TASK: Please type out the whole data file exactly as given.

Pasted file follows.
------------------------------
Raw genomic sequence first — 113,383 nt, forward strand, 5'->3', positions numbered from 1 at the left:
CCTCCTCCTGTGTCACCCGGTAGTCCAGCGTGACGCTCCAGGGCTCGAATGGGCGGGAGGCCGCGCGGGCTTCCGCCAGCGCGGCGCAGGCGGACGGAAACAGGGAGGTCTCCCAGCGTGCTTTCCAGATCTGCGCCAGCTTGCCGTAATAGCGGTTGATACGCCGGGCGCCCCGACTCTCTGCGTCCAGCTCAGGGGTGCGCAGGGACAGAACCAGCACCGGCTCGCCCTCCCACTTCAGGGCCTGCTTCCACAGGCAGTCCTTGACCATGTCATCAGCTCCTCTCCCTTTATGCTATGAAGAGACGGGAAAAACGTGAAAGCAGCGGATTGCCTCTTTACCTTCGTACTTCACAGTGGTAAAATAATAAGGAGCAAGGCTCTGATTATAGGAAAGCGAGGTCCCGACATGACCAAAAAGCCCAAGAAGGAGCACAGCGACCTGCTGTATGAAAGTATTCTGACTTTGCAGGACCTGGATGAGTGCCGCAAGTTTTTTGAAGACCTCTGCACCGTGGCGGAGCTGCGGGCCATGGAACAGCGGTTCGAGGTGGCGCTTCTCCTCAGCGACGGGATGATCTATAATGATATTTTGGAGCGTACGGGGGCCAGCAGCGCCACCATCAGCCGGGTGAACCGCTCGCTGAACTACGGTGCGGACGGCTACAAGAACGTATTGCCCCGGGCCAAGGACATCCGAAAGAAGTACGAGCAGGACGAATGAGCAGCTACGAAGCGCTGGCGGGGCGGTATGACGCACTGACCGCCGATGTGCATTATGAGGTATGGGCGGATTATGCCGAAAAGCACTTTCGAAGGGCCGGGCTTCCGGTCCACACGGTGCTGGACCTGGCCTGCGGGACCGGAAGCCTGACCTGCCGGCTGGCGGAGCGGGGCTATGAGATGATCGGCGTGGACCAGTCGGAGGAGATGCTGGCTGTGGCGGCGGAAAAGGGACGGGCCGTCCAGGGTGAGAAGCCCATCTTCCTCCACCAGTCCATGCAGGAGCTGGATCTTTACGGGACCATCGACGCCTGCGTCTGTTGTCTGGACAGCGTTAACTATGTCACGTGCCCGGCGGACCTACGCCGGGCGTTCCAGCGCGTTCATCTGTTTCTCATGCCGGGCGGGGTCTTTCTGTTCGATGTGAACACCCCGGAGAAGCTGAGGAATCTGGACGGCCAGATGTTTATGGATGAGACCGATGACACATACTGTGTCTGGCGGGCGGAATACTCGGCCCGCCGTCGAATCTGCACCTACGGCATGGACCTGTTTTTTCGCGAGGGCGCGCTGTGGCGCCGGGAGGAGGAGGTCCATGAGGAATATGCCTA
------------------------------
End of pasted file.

Raw genomic sequence first — 113,383 nt, forward strand, 5'->3', positions numbered from 1 at the left:
CCTCCTCCTGTGTCACCCGGTAGTCCAGCGTGACGCTCCAGGGCTCGAATGGGCGGGAGGCCGCGCGGGCTTCCGCCAGCGCGGCGCAGGCGGACGGAAACAGGGAGGTCTCCCAGCGTGCTTTCCAGATCTGCGCCAGCTTGCCGTAATAGCGGTTGATACGCCGGGCGCCCCGACTCTCTGCGTCCAGCTCAGGGGTGCGCAGGGACAGAACCAGCACCGGCTCGCCCTCCCACTTCAGGGCCTGCTTCCACAGGCAGTCCTTGACCATGTCATCAGCTCCTCTCCCTTTATGCTATGAAGAGACGGGAAAAACGTGAAAGCAGCGGATTGCCTCTTTACCTTCGTACTTCACAGTGGTAAAATAATAAGGAGCAAGGCTCTGATTATAGGAAAGCGAGGTCCCGACATGACCAAAAAGCCCAAGAAGGAGCACAGCGACCTGCTGTATGAAAGTATTCTGACTTTGCAGGACCTGGATGAGTGCCGCAAGTTTTTTGAAGACCTCTGCACCGTGGCGGAGCTGCGGGCCATGGAACAGCGGTTCGAGGTGGCGCTTCTCCTCAGCGACGGGATGATCTATAATGATATTTTGGAGCGTACGGGGGCCAGCAGCGCCACCATCAGCCGGGTGAACCGCTCGCTGAACTACGGTGCGGACGGCTACAAGAACGTATTGCCCCGGGCCAAGGACATCCGAAAGAAGTACGAGCAGGACGAATGAGCAGCTACGAAGCGCTGGCGGGGCGGTATGACGCACTGACCGCCGATGTGCATTATGAGGTATGGGCGGATTATGCCGAAAAGCACTTTCGAAGGGCCGGGCTTCCGGTCCACACGGTGCTGGACCTGGCCTGCGGGACCGGAAGCCTGACCTGCCGGCTGGCGGAGCGGGGCTATGAGATGATCGGCGTGGACCAGTCGGAGGAGATGCTGGCTGTGGCGGCGGAAAAGGGACGGGCCGTCCAGGGTGAGAAGCCCATCTTCCTCCACCAGTCCATGCAGGAGCTGGATCTTTACGGGACCATCGACGCCTGCGTCTGTTGTCTGGACAGCGTTAACTATGTCACGTGCCCGGCGGACCTACGCCGGGCGTTCCAGCGCGTTCATCTGTTTCTCATGCCGGGCGGGGTCTTTCTGTTCGATGTGAACACCCCGGAGAAGCTGAGGAATCTGGACGGCCAGATGTTTATGGATGAGACCGATGACACATACTGTGTCTGGCGGGCGGAATACTCGGCCCGCCGTCGAATCTGCACCTACGGCATGGACCTGTTTTTTCGCGAGGGCGCGCTGTGGCGCCGGGAGGAGGAGGTCCATGAGGAATATGCCTA